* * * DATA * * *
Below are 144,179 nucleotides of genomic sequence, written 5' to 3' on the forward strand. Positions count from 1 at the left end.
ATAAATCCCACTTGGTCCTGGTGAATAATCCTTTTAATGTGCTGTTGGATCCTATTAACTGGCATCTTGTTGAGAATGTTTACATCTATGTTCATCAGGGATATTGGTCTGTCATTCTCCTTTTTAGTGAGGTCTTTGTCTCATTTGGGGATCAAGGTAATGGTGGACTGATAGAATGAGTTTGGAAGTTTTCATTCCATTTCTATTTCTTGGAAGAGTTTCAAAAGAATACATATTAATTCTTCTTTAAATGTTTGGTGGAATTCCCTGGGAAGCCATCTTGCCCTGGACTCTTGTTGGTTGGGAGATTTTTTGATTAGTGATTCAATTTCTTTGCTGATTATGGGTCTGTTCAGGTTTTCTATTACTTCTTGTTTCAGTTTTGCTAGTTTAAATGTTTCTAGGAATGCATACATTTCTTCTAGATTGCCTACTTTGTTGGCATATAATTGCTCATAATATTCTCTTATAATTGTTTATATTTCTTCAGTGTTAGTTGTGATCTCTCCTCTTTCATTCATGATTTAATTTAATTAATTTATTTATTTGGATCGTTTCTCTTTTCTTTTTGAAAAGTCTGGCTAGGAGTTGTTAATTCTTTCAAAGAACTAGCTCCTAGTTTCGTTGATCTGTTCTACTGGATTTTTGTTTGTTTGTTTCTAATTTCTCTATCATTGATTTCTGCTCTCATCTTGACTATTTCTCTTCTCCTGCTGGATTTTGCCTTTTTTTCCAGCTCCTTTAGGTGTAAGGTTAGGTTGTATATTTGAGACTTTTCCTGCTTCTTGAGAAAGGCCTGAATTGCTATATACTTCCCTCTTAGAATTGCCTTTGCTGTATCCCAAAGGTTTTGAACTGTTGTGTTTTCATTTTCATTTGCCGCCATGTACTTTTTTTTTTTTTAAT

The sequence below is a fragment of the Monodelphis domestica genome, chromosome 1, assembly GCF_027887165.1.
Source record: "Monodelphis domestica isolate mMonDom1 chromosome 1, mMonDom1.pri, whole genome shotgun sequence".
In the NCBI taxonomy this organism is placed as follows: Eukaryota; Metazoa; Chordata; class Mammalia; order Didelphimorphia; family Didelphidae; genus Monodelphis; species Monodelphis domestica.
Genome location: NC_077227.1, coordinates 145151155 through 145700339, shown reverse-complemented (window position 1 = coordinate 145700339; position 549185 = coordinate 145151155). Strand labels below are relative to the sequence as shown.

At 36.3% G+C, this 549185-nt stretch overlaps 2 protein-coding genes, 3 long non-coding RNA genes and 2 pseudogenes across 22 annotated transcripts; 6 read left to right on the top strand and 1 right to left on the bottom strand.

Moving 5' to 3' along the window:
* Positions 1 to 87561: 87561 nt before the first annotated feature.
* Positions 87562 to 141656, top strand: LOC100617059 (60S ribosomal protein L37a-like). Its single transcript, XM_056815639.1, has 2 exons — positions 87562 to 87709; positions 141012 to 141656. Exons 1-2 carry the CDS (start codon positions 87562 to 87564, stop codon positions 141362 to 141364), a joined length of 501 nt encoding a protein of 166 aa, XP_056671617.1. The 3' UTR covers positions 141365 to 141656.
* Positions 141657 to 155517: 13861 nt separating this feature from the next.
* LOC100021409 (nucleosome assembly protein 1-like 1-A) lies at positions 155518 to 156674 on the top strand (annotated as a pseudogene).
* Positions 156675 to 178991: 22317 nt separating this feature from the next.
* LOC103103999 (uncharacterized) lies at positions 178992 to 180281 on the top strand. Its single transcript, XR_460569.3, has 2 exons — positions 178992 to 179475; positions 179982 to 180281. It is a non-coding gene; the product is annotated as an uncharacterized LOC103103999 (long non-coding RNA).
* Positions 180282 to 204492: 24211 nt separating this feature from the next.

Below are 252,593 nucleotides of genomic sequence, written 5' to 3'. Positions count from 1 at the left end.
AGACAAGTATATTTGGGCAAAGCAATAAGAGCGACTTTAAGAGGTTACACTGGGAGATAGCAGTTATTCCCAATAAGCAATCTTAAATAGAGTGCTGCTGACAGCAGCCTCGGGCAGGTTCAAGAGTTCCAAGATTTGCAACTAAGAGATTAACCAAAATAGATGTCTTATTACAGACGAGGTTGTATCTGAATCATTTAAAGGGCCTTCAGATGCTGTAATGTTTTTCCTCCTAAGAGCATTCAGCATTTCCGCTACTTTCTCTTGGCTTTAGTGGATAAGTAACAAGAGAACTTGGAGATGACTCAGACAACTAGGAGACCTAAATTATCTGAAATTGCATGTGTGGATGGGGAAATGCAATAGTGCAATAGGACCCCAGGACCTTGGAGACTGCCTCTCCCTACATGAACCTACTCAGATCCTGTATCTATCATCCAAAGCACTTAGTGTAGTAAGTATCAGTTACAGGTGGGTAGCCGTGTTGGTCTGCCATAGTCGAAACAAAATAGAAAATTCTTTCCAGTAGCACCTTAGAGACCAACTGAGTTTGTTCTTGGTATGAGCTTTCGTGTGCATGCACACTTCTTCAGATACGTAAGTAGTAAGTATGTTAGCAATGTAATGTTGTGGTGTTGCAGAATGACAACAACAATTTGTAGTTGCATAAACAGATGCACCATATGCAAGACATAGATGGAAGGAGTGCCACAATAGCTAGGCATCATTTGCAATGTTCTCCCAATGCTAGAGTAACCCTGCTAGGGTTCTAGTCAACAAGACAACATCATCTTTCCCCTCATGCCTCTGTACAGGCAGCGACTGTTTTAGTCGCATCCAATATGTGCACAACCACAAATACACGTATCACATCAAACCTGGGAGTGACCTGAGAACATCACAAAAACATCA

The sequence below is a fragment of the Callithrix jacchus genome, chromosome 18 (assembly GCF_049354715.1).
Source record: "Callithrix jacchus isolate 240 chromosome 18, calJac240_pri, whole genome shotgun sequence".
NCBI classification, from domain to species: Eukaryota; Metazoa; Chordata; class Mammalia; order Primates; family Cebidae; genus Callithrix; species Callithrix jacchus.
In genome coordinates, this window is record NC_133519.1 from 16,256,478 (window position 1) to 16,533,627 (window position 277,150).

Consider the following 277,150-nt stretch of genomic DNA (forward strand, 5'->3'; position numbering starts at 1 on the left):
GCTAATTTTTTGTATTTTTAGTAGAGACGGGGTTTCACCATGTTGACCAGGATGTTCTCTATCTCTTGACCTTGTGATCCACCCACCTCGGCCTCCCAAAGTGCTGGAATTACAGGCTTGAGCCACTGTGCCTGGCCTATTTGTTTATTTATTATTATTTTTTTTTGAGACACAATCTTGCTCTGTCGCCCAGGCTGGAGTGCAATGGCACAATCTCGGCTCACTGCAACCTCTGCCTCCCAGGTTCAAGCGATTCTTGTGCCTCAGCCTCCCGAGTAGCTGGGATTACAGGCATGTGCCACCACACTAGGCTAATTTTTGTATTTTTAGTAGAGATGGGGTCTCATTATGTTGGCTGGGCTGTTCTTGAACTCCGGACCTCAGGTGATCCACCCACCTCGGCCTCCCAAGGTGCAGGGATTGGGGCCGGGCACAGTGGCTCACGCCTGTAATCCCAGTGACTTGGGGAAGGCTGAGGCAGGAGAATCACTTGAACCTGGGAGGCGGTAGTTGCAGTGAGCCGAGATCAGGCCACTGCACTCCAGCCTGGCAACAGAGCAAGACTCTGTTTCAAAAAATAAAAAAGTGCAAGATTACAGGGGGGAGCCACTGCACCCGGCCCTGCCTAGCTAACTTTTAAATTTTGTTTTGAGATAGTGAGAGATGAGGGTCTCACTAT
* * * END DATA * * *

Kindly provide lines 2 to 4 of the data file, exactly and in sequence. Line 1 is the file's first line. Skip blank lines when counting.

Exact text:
ATAAATCCCACTTGGTCCTGGTGAATAATCCTTTTAATGTGCTGTTGGATCCTATTAACTGGCATCTTGTTGAGAATGTTTACATCTATGTTCATCAGGGATATTGGTCTGTCATTCTCCTTTTTAGTGAGGTCTTTGTCTCATTTGGGGATCAAGGTAATGGTGGACTGATAGAATGAGTTTGGAAGTTTTCATTCCATTTCTATTTCTTGGAAGAGTTTCAAAAGAATACATATTAATTCTTCTTTAAATGTTTGGTGGAATTCCCTGGGAAGCCATCTTGCCCTGGACTCTTGTTGGTTGGGAGATTTTTTGATTAGTGATTCAATTTCTTTGCTGATTATGGGTCTGTTCAGGTTTTCTATTACTTCTTGTTTCAGTTTTGCTAGTTTAAATGTTTCTAGGAATGCATACATTTCTTCTAGATTGCCTACTTTGTTGGCATATAATTGCTCATAATATTCTCTTATAATTGTTTATATTTCTTCAGTGTTAGTTGTGATCTCTCCTCTTTCATTCATGATTTAATTTAATTAATTTATTTATTTGGATCGTTTCTCTTTTCTTTTTGAAAAGTCTGGCTAGGAGTTGTTAATTCTTTCAAAGAACTAGCTCCTAGTTTCGTTGATCTGTTCTACTGGATTTTTGTTTGTTTGTTTCTAATTTCTCTATCATTGATTTCTGCTCTCATCTTGACTATTTCTCTTCTCCTGCTGGATTTTGCCTTTTTTTCCAGCTCCTTTAGGTGTAAGGTTAGGTTGTATATTTGAGACTTTTCCTGCTTCTTGAGAAAGGCCTGAATTGCTATATACTTCCCTCTTAGAATTGCCTTTGCTGTATCCCAAAGGTTTTGAACTGTTGTGTTTTCATTTTCATTTGCCGCCATGTACTTTTTTTTTTTTTAAT

The sequence below is a fragment of the Monodelphis domestica genome, chromosome 1, assembly GCF_027887165.1.
Source record: "Monodelphis domestica isolate mMonDom1 chromosome 1, mMonDom1.pri, whole genome shotgun sequence".